Court Rules EPA Failed to Fully Consider Glyphosate’s Risk to Humans and Wildlife
A federal court ruled Friday that the U.S. Environmental Protection Agency (EPA) must reconsider whether glyphosate — the active ingredient in Bayer’s Roundup weedkiller — poses a health risk to humans and endangered species.
Environmental groups had challenged the Trump administration’s 2020 interim registration for the chemical, which concluded that it did not cause cancer in humans or harm wildlife.
“Today’s decision gives voice to those who suffer from glyphosate’s cancer, non-Hodgkin’s lymphoma,” Center for Food Safety senior attorney and lead counsel on the case Amy van Saun said in a statement emailed to EcoWatch. “EPA’s ‘no cancer’ risk conclusion did not stand up to scrutiny. Today is a major victory for farmworkers and others exposed to glyphosate. Imperiled wildlife also won today, as the court agreed that EPA needed to ensure the safety of endangered species before greenlighting glyphosate.”
Roundup is the most widely used herbicide in the world, according to AP News. First developed by Monsanto, its ownership passed to Bayer in 2018. However, there is concern that the popular pesticide causes serious harm to the people who use it. In 2015, the World Health Organization’s International Agency for Research on Cancer ruled that glyphosate was “probably carcinogenic,” and Bayer faces thousands of lawsuits from people claiming that Roundup use caused them to develop cancer.
The current lawsuit, brought by the Center for Food Safety, Beyond Pesticides, Farmworker Association of Florida, Rural Coalition and Organización en California de Líderes Campesinas, challenged the EPA’s decision on two grounds. First, the groups disagreed that glyphosate does not cause cancer and second, they disagreed that it does not harm endangered species.
On Friday, the U.S. Court of Appeals for the Ninth Circuit agreed with the plaintiffs that “the EPA did not adequately consider whether glyphosate causes cancer and shirked its duties under the Endangered Species Act.”
The court ruled that the EPA’s determination that glyphosate was “not likely to cause cancer” ignored evidence and the agency’s own Cancer Guidelines, the Center for Food Safety said. Further, its conclusion that the chemical did not threaten endangered species ignored the agency’s own admission that glyphosate “may affect” all 1,795 endangered or threatened species that are exposed to it. The court therefore tossed out the EPA’s human health assessment and gave the agency a deadline of October 2022 to finish or do over all remaining glyphosate assessments including the ecological toxicity assessment, the assessment of impacts on farmers and the Endangered Species assessment.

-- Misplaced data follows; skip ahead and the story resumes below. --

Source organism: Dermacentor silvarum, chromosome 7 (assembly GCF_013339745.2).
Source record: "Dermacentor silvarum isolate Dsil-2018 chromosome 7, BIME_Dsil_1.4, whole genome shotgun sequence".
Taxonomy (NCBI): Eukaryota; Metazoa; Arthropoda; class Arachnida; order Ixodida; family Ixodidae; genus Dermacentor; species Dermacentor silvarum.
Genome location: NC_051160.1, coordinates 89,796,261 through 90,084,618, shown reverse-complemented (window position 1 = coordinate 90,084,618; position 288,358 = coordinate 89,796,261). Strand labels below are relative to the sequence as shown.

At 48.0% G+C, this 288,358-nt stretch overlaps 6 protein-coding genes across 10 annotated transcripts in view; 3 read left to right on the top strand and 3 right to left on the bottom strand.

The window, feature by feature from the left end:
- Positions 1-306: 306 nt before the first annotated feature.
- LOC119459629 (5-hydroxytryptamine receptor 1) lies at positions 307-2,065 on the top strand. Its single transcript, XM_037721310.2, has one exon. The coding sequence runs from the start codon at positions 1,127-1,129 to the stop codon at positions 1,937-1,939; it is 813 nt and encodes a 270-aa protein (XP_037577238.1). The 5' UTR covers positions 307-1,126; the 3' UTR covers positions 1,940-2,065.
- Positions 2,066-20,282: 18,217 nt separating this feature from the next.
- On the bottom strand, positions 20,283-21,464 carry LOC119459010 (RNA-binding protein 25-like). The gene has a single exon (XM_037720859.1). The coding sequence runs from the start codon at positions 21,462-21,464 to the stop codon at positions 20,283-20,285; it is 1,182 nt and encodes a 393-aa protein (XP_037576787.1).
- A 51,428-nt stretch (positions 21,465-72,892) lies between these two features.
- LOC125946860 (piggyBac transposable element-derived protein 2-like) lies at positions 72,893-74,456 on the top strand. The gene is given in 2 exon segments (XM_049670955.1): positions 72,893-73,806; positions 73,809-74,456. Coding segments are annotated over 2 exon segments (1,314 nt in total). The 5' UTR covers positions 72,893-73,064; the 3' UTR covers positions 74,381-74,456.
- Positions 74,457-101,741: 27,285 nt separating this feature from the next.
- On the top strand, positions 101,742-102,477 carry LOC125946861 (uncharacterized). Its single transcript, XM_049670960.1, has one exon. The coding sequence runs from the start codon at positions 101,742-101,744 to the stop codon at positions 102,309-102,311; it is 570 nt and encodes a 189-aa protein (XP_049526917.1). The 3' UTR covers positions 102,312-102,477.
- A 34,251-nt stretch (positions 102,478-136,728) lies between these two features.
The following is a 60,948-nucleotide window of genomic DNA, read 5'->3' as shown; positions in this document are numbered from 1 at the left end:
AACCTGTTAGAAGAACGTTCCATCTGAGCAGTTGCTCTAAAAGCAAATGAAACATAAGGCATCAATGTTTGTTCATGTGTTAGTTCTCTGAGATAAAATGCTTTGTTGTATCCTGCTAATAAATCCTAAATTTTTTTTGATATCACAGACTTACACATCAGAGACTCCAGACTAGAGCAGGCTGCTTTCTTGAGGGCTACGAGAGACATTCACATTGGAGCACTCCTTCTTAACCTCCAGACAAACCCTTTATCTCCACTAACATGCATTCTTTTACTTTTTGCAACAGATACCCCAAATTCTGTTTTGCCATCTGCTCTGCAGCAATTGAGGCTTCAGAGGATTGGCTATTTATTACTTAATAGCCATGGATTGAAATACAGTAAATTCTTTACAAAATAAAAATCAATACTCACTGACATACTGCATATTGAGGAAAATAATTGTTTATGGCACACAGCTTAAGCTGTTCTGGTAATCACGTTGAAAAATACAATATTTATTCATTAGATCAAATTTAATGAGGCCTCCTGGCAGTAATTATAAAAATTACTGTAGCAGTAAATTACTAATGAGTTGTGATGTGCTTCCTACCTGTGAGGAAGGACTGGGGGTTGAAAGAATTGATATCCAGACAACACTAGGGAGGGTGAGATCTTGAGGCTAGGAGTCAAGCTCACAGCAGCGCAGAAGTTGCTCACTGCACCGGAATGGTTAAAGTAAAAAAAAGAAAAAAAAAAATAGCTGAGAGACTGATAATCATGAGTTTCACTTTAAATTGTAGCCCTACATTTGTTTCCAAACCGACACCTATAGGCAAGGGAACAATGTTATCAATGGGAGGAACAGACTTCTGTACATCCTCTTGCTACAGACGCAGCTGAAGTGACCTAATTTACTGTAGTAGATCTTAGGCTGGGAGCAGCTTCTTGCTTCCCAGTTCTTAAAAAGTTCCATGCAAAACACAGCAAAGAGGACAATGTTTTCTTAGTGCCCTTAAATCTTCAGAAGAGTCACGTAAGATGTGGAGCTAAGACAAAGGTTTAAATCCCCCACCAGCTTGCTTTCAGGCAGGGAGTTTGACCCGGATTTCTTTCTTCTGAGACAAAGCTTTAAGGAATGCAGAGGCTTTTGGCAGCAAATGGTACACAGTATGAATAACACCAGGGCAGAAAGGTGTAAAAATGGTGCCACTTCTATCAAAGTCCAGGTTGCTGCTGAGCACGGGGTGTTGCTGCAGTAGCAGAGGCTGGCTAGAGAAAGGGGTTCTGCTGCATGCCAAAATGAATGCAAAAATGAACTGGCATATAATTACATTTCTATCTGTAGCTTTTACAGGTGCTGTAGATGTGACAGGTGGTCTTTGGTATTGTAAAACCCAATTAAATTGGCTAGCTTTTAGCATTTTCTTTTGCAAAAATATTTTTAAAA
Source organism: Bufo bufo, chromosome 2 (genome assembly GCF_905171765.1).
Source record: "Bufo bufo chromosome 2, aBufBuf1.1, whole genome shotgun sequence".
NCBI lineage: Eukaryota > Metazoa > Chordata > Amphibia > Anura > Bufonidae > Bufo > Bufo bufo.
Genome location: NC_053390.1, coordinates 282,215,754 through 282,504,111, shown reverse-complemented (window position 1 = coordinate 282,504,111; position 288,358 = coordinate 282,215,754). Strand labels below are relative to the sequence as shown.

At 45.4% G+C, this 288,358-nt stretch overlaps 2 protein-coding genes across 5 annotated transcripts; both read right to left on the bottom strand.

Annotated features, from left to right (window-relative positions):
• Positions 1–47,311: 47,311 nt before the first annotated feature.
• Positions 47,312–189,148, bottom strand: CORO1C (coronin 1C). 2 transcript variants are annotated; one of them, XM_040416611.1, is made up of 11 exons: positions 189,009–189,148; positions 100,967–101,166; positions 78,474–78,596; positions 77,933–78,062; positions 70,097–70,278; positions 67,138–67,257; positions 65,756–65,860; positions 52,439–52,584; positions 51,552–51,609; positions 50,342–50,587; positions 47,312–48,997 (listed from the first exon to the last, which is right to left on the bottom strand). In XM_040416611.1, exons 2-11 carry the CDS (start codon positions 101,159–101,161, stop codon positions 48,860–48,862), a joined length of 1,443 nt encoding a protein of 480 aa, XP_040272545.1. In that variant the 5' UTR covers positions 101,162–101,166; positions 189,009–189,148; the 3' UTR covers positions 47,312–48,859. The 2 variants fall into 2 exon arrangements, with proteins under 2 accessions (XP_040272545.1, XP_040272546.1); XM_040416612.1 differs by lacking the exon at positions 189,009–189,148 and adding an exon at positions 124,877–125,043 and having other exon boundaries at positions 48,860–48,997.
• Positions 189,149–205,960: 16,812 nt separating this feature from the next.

“We are grateful that the court decided in our favor,” Rural Coalition chairperson John Zippert said in the statement emailed to EcoWatch. “We need to halt glyphosate’s devastating impact on the farmworkers and farmers who suffer the deepest consequences of exposure. This decision will hopefully hasten the transition to farming and gardening methods and practices that increase resilience, protecting our children, our planet, and all those who feed us.”
In response, the EPA said it would review the decision, as Reuters reported.
Bayer, meanwhile, maintained that the EPA’s 2020 decision “was based on a rigorous assessment of the extensive body of science spanning more than 40 years,” as AP News reported. It added that it believed the agency “will continue to conclude, as it and other regulators have consistently concluded for more than four decades, that glyphosate-based herbicides can be used safely and are not carcinogenic.”
However, there is a petition pending before the Supreme Court to overturn a jury decision that granted $25 million to a California resident who developed non-Hodgkin’s lymphoma after years of Roundup use, as E&E News reported. The Supreme Court could either accept or refuse the petition in the coming weeks, which could impact future glyphosate lawsuits. The EPA has asked the court not to get involved.